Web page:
About 8,000 Washington state residents were told they qualified for more generous tax subsidies than they would actually receive when they enrolled for ObamaCare via their state's online marketplace.
A technical glitch meant the Washington website sent the applicants' monthly income to a federal hub instead of their yearly income, according to a report in The Seattle Times.
Based on that incorrect information, consumers were told they qualified for higher tax credits and would pay less for their health insurance.
That led many enrollees in the Washington exchange to select generous insurance plans they likely wouldn't be able to afford once their subsidies are reduced.
Those 8,000 individuals likely would need to go through the entire application process again to see what plans at what prices they qualify for under the correct tax subsidy.
“We are still trying to figure out how this happened," exchange CEO Richard Onizuka told the paper.
The revelation is the latest in a string of technical mishaps to plague early enrollment in the ObamaCare exchanges. The federal website — which processes applications for residents of the 38 states that do not run their own portals like Washington does — is still reporting errors and glitches. HealthCare.gov czar Jeffrey Zients told reporters on Friday the website was a “long way from where it needs to be.”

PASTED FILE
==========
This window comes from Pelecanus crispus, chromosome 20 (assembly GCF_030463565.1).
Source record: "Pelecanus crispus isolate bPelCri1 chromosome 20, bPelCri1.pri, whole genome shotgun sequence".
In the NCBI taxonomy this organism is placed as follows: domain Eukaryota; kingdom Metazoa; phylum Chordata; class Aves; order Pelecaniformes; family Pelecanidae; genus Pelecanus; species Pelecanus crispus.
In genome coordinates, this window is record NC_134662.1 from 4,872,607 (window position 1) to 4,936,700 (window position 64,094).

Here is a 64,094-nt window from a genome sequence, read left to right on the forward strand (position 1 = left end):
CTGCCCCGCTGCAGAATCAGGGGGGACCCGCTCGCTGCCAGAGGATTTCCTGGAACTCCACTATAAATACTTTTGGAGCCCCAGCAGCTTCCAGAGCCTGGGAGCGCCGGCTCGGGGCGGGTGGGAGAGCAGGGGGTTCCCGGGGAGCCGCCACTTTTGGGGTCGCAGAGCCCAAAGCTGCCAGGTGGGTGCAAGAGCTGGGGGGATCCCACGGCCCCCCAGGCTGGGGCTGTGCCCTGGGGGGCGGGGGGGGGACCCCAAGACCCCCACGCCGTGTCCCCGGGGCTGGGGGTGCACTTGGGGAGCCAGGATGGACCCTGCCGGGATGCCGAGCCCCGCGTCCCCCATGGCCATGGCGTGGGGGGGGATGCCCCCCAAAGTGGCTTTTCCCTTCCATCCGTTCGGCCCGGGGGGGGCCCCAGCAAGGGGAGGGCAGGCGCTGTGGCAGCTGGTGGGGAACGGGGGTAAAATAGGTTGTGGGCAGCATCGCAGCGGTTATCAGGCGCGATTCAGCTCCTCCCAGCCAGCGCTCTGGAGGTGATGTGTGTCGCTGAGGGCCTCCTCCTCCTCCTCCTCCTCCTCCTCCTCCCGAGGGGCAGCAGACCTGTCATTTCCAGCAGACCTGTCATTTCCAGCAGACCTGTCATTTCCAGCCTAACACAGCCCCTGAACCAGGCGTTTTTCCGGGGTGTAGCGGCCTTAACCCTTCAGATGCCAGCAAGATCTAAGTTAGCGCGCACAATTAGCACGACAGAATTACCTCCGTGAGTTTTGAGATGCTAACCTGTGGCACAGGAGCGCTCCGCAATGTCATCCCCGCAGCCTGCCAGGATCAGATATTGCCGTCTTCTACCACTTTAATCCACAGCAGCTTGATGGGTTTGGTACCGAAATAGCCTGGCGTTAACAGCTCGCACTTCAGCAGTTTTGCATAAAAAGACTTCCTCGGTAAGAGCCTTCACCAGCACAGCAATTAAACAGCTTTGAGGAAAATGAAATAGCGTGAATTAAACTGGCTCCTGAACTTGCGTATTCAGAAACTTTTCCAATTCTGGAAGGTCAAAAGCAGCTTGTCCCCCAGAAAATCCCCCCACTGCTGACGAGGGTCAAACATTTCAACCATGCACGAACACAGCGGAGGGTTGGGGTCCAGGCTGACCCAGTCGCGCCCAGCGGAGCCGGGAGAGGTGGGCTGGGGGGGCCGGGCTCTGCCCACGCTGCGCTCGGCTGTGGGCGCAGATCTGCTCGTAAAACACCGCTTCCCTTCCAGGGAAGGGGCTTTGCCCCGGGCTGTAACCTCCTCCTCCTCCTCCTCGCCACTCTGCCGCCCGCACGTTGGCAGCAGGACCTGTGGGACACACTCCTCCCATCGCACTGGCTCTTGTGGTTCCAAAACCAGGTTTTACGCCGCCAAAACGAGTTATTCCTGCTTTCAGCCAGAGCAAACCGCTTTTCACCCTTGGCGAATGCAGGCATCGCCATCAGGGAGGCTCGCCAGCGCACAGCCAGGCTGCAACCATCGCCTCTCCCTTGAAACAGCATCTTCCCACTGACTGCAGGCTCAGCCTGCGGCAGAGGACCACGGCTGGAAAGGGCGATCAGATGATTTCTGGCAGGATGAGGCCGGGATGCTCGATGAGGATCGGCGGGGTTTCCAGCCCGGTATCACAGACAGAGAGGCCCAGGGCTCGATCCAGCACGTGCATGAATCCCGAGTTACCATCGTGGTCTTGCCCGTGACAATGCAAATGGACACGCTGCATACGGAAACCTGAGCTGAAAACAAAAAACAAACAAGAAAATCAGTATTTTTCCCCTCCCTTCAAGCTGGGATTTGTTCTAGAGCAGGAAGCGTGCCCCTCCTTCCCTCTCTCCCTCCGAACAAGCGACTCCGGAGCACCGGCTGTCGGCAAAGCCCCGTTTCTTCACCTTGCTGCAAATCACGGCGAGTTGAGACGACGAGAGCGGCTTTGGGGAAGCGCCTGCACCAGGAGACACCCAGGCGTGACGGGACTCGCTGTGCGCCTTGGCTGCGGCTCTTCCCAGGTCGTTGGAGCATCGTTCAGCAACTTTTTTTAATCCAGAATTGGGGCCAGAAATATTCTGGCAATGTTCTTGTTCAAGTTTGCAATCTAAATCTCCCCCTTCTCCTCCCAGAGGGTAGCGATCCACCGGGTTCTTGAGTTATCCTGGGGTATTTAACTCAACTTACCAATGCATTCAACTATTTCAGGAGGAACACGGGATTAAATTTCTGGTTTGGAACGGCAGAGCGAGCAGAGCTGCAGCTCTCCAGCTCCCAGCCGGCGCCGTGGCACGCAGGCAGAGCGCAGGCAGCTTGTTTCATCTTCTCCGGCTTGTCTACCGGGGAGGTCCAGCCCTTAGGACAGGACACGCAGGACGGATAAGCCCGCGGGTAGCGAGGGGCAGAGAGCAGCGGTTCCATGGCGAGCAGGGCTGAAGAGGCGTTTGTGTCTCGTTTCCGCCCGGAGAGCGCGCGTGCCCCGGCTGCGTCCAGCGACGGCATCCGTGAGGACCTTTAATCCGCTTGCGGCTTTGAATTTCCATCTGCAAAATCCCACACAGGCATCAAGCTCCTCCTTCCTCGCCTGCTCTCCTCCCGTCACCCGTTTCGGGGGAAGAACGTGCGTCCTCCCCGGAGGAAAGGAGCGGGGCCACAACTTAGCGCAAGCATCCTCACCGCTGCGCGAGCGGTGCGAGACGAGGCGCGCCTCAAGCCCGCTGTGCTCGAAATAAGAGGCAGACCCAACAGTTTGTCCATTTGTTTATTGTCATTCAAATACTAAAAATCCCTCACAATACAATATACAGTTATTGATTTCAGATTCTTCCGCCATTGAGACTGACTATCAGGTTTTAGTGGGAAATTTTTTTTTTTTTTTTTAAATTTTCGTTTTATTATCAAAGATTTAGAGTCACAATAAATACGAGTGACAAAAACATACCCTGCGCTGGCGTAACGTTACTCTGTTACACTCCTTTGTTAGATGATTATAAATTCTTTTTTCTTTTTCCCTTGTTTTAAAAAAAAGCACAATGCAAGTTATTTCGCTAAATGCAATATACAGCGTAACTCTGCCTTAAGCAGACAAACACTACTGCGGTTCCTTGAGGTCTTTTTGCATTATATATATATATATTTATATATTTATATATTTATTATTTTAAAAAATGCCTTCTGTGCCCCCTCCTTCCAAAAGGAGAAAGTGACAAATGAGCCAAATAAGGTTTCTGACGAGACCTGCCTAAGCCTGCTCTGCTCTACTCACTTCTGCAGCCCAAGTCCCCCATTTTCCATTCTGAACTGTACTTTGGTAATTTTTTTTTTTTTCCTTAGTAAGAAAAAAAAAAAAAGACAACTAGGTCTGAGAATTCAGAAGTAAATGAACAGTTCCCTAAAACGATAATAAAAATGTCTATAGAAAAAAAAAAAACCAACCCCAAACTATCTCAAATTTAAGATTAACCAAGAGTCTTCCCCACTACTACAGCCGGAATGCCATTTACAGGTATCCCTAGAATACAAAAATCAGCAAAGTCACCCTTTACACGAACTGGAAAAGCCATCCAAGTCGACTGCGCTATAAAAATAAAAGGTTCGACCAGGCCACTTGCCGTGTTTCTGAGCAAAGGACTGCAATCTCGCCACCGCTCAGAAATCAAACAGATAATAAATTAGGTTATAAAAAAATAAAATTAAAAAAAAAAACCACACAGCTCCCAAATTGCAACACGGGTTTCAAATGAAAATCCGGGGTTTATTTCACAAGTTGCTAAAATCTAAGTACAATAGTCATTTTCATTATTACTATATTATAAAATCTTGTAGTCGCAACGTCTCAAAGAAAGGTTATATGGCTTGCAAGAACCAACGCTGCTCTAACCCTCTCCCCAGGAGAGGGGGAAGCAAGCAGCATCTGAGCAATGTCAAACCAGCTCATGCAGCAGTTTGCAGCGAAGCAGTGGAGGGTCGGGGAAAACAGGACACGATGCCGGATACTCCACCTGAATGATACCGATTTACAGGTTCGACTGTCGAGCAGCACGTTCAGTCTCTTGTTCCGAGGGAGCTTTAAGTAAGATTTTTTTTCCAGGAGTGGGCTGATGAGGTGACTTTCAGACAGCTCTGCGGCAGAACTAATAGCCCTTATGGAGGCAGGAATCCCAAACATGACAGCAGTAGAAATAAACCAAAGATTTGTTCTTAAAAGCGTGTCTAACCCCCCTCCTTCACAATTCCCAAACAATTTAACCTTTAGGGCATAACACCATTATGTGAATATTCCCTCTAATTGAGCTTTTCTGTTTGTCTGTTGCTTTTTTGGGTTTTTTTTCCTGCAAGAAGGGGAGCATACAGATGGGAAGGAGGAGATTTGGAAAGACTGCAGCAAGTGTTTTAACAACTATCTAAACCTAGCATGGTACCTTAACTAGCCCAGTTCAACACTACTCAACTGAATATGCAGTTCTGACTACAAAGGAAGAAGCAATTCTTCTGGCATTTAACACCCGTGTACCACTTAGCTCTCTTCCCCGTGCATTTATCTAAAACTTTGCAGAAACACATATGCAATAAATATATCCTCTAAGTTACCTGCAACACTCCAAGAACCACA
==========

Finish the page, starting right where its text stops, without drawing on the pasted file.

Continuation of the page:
The 8,000 individuals who will have to go through the enrollment process again will also likely trigger additional concern over what appear to be lagging early enrollment figures.
Consulting firm Avalere Health estimated that fewer than 50,000 individuals had signed up for coverage on the exchanges of Washington and 11 other states. The 8,000 individuals affected by the technical error represent more than 15 percent of that total.
White House press secretary Jay Carney admitted last week that “enrollment figures will be even lower than the low numbers that were anticipated” because of sustained technical problems with the ObamaCare website.